In part, the reason why Picasso is so well known is because his archives are available, and Braque’s simply aren’t. Scholars are always going to be encouraged to work on material that they have access to. But in terms of the working together, they worked together very closely. It’s true that the exhibition that art historians consider the first Cubist exhibition was a 1908 show of works just by Braque, but very soon Braque and Picasso started visinting one and another’s studios all the time, and they did not consider a work of art finished unless the other had seen it. Braque made the comparison that they were like two mountain climbers joined by a rope, so that when one would take a step and the other would as well. I think it was very much a team effort.
For instance, the story behind Braque’s first collages—and we have two of the very first papier colles—was that he and Picasso were in Sorgue in the South of France near Avignon when one day, when Picasso was gone for a weekend, Braque saw some very inexpensive commercial wallpaper painted in faux-bois in the window of a decorating shop, and he bought it and he cut out pieces and glued them onto his drawings. Our paper conservator Rachel Mustalish has looked at these, and we can actually see drawing underneath the pieces of wallpaper, so the the legend seems to bear out. Supposedly, when Picasso came back, he saw these and was floored—he just couldn’t get over this idea of having brought a real thing into the work of art. And very soon, thereafter, he cuts out pieces of newspaper and begins to incorporate them into his drawings as well. So you see this real give-and-take, and, yes, there were moments where one may have gone ahead of the other, but there was a real dialogue. I very strongly feel that the creation of Cubism, as well as its development, was done in tandem by these two.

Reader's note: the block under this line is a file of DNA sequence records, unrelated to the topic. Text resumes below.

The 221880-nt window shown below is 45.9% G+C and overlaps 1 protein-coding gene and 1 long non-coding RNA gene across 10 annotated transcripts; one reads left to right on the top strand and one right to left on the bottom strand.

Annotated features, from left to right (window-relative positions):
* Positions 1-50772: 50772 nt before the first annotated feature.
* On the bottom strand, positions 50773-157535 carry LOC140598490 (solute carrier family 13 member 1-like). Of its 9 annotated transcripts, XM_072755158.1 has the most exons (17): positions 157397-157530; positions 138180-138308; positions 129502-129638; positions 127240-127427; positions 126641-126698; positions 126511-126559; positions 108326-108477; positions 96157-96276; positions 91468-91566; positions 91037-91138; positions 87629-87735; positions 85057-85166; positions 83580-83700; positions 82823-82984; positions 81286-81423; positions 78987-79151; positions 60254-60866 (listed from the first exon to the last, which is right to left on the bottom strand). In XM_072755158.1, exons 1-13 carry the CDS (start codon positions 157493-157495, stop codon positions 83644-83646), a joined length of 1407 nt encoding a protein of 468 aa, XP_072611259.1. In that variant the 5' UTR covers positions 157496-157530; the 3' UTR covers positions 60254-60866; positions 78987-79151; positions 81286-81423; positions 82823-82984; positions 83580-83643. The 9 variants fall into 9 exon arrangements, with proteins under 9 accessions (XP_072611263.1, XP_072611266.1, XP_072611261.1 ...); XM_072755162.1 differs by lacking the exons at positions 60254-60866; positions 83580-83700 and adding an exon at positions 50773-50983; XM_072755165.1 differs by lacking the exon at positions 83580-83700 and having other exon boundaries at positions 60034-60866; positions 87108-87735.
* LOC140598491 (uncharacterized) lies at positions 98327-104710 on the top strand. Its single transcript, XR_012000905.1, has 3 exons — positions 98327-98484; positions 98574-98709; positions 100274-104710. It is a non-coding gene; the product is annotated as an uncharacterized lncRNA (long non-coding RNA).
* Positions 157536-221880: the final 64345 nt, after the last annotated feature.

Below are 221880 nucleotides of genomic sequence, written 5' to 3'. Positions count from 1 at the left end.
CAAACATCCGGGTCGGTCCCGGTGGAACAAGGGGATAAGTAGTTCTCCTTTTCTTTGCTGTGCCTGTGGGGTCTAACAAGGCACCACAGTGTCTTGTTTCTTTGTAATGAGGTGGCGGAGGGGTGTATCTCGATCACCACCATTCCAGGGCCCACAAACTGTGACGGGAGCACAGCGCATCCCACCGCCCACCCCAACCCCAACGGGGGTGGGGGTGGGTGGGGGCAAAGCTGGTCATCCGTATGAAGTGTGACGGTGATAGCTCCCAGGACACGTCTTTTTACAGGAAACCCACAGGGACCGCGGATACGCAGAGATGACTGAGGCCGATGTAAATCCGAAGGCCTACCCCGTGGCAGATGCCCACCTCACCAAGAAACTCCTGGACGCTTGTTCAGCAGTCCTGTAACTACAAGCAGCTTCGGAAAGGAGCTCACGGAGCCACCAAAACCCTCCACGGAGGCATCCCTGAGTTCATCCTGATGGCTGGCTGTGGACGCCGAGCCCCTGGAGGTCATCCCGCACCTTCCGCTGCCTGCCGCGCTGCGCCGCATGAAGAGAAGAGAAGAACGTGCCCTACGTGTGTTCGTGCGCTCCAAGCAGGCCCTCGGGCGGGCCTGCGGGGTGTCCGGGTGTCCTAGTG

And this was before Duchamp’s readymade.
Absolutely. One of the most radical aspects of Cubism was that these artists introduced the flotsam of everyday life into their art, so you have tobacco wrappers, matchbook covers, newspaper clippings, and rope that they glued into paintings and works on paper, and all of a sudden anything was fair game as an art material. That changed the development of art to this day—going into an art gallery today, it’s almost impossible to remember that this was ever a strange idea, and it all comes back to this moment. That’s one of the exciting things about Cubism, that it’s a historic movement that opened the door to 20th century, but it’s still so relevant. There are a number of artists working today who are still are looking at this, so it remains fresh in many ways.